“….then kept the lane to Tatmore Green....kept the lane to Wayley Green and Sutfield Green....then turn to the left A and inclose the whole of Mr Hinde’s Further Brade (a field so called) into a lane formerly called South Lane ....continued that lane through a pond B to the gate of a close (ie field) called (blank) and turned to the right inclosing the Castle, alias Hunsdon House C, coming straight to the cannon bank...”
“....then turn to the left down the lane (that being the boundary) to the Chequers signpost.... D turn to the left down the road leading to Hitchin as far as the first cottage....turning to the right E into a field called The Park belonging to Temple Dinsley inclosing the same to the corner of the old malting, inclosing the same to an oak pollard, the corner of Dove House Close....from thence to the north-east corner of the brick barn....from thence through the farmyard belonging to Temple Dinsley.... F through a barn into the rickyard....then going by the side of the clipped hedge as far as the stile in Geddens Pasture (a field so called)....going thence in a direct line opposite the middle of Rase Field hedge, cross St Albans Highway G ....and keep straight up the same field to a stile opposite Seven Acres gate....then turn to the left along the lane keeping the same to the London Road....turn to the right inclosing Trunks House, through the hovel leaving the most part of it on the left side....bearing a little to the left across the sward to an elm tree....then inclosing a field called Clerks to a pond....into Stockhole Lane keeping the lane to Stockhole Gap....bearing to the left into Stockhole Field and turn to the right along the bottom of the same and keep along the bottom of the common as far as the first balk, then bear to the left across the balks; turning to the right and go a little to the left of the gate going into Caves Spring....through the spring keeping along the top of Common Shot into the upper corner of Lower Stoney Field....to the road leading to Stevenage, leaving to the right across Stone Field to an ash tree....then bearing a little to the left to an oak pollard....through Stone Field Spring....to the left up Dies Field....to the right about 28 poles (one pole = about five metres)....then bearing to the left by Brummins Wood....inclining to the right under (blank) Wood, through a field called Thirteen Acres, inclosing the whole of it to a lane leading from Dies to Norton Green....keeping that lane ‘til you come to a green lane leading into Burleigh Fields.... keeping along the bottom to Burleigh Bottom (near the 29 Mile Stone), cross the turnpike road inclosing the whole of Burleigh Bottom Mead....leaving Grafferidge Wood on the left....cross Boughiss Bottom (a field so called....inclosing Langley Hill, inclosing the whole of Sutt Wood, inclosing Brewers Hill, inclosing Lamast Wood to Lay Field....inclosing Queash wood, inclosing the ten acres belonging to Hill End Farm....and the whole of Hill End Grounds to the top of Hitch Wood to St Albans Highway....crossing the road into Further Bushey Field belonging to Temple Dinsley, the whole of which we inclosed and kept the foot path to the south corner of Further Burry Field..”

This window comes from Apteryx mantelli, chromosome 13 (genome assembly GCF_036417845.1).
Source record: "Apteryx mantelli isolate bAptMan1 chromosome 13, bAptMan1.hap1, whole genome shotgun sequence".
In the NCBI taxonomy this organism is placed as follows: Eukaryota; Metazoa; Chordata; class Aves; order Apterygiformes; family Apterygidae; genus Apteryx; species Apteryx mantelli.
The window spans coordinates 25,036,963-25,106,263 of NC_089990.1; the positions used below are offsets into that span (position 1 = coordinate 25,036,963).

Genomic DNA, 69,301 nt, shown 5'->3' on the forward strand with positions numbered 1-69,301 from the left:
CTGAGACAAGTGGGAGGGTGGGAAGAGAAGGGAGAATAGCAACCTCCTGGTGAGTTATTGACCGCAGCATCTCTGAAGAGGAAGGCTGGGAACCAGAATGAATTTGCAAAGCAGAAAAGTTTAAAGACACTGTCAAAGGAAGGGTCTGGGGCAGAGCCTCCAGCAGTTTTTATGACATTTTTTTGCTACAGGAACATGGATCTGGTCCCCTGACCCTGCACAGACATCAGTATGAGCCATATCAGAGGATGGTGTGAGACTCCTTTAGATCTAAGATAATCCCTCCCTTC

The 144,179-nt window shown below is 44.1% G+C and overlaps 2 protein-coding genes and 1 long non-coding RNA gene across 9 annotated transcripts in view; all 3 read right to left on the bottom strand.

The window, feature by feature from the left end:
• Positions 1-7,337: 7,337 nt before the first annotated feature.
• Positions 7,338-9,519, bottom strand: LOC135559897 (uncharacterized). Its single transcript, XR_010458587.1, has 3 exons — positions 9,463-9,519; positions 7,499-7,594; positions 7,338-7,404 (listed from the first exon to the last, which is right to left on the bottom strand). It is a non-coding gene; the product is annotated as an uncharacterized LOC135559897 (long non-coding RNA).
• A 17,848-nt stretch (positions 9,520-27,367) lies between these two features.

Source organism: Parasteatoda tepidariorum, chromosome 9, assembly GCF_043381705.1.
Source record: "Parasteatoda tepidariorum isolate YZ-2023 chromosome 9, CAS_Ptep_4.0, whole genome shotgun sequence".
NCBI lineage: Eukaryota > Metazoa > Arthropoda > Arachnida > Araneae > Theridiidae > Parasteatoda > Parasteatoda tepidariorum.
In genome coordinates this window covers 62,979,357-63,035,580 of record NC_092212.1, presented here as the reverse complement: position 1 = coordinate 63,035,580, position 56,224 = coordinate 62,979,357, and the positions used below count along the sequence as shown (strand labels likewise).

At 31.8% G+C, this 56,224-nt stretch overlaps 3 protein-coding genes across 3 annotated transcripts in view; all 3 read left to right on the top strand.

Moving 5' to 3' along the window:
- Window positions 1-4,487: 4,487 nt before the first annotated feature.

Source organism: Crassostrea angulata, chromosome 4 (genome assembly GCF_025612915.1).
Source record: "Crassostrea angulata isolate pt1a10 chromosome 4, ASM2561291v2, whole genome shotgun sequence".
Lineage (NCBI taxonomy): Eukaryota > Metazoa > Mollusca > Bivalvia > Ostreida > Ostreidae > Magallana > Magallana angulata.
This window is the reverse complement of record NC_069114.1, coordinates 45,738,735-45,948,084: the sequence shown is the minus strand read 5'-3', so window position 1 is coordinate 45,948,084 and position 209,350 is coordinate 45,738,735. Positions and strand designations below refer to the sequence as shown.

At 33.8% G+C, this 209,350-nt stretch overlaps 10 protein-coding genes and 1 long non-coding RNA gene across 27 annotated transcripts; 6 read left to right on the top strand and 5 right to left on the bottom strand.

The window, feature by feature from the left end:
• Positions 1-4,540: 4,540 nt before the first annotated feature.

“...then kept the lane leading to Preston to a cottage belonging to Mr John Gootheridge in the occupation of John Craft, leaving the cottage on the left hand....and bearing straight to the south corner of an orchard belonging to John Princept Esq. occupied by John Brown keeping that ‘til you come to the corner of a Sward Field of Mr Gootheridge, turn to the right through the hedge....inclosing the whole of John Princept’s land to Pains Field... H .then went direct across Pains Field to the rails at the corner of Long Mead....inclosing the whole of Long Mead to an oak tree about 6 or 8 poles from the corner of Pains Field Wood I....from thence inclining to the right through the hedge into Long Mead and crossing the same to the spot where willow pollard formerly stood....keeping in a direct line about 2 or 3 poles to the right of the gate at the corner going into the lane (that being the spot where a cottage formerly stood), through the hedge into a field called Stockings....going in a kind of angle to the west corner of the same field....through the hedge to the bottom of Dead Woman’s Lane J – the lane so called being the boundary to Sutfield Green as far as the gate going into Twelve Acres Sutfield belonging to Offley Holes Farm....there, turn to the left and keep the road-way to the upper riding in West Wood....there being an old ditch and bank through the wood a little to the left of the riding which is the boundary to the south corner of Upper Cherry Tree Close....turn to the left and inclose the whole of the field and (blank) Wood....turn to the right down an old lane leaving a small wood of Lady Salisbury’s on the left....inclosing Cherry Tree Closes, Colliers Bank and the whole of Offley Holes Farm, the Offley road being the boundary as soon as you come to it....keeping that road ‘til you come to the lane leading from Offley Holes to Pirton....turn to the left, to Offley Cross and keep the road to Manleigh Highway and then down the ditch leaving the whole of the road in Offley Parish to the corner of Pirton Field....turn to the right to Oughton Head, the river being the boundary to West Mill, in at the mill window and through the mill....keeping down the stream to Priests Mill, through the mill and keep down the stream to Masons Mill, taking the whole of the mill and leaving the house in Icklefield Parish....in the mill, from thence down the stream to Grubs Bridge....turn to the right inclosing a field called Pitchets and keep the lane to Norton Bank....from thence to Letchworth corner (leaving the new Inclosure on the left) to the east corner of Mr Pettengle’s Gardens (a field or fields so called), the hedge being the boundary to the road leading from Walsworth to Baldock....cross the road and keep all round by the hedge, that being the boundary leaving out the whole of Mr Williamson’s land, to the south corner of Kimbelow (a field so called)....turn to the right down the road leading from Walsworth to Willian as far as Diggins Dell....turn to the left along the lane leading to Purwell Mill as far as the north-west corner of Dry Close....crossing another close to an elm tree....turn to the right to the corner of the Waggon Hovel at Purwell Mill....through the back water leaving the whole of the buildings on the left, to an ash tree near the gate....from thence to the place where the back water meets the brook – the brook then being the boundary to the Stevenage road, inclosing the whole of Mowbray’s garden....turn to the left to the corner of a field belonging to Mr Pierson and inclose the whole of that....then keeping the road to Chappel Lane. End.”